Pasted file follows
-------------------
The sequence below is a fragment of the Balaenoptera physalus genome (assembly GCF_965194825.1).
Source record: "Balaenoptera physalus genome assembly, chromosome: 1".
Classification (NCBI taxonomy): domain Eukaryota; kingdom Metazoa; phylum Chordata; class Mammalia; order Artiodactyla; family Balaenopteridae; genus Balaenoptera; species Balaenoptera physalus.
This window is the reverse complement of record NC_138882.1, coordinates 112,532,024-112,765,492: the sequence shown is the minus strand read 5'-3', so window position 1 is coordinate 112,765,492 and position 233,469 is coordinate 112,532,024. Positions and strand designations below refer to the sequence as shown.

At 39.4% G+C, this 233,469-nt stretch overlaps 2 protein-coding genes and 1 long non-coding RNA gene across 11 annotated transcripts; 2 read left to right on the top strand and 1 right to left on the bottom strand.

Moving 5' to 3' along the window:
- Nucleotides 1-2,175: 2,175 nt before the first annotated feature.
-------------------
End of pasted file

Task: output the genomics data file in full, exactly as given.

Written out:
The sequence below is a fragment of the Balaenoptera physalus genome (assembly GCF_965194825.1).
Source record: "Balaenoptera physalus genome assembly, chromosome: 1".
Classification (NCBI taxonomy): domain Eukaryota; kingdom Metazoa; phylum Chordata; class Mammalia; order Artiodactyla; family Balaenopteridae; genus Balaenoptera; species Balaenoptera physalus.
This window is the reverse complement of record NC_138882.1, coordinates 112,532,024-112,765,492: the sequence shown is the minus strand read 5'-3', so window position 1 is coordinate 112,765,492 and position 233,469 is coordinate 112,532,024. Positions and strand designations below refer to the sequence as shown.

At 39.4% G+C, this 233,469-nt stretch overlaps 2 protein-coding genes and 1 long non-coding RNA gene across 11 annotated transcripts; 2 read left to right on the top strand and 1 right to left on the bottom strand.

Moving 5' to 3' along the window:
- Nucleotides 1-2,175: 2,175 nt before the first annotated feature.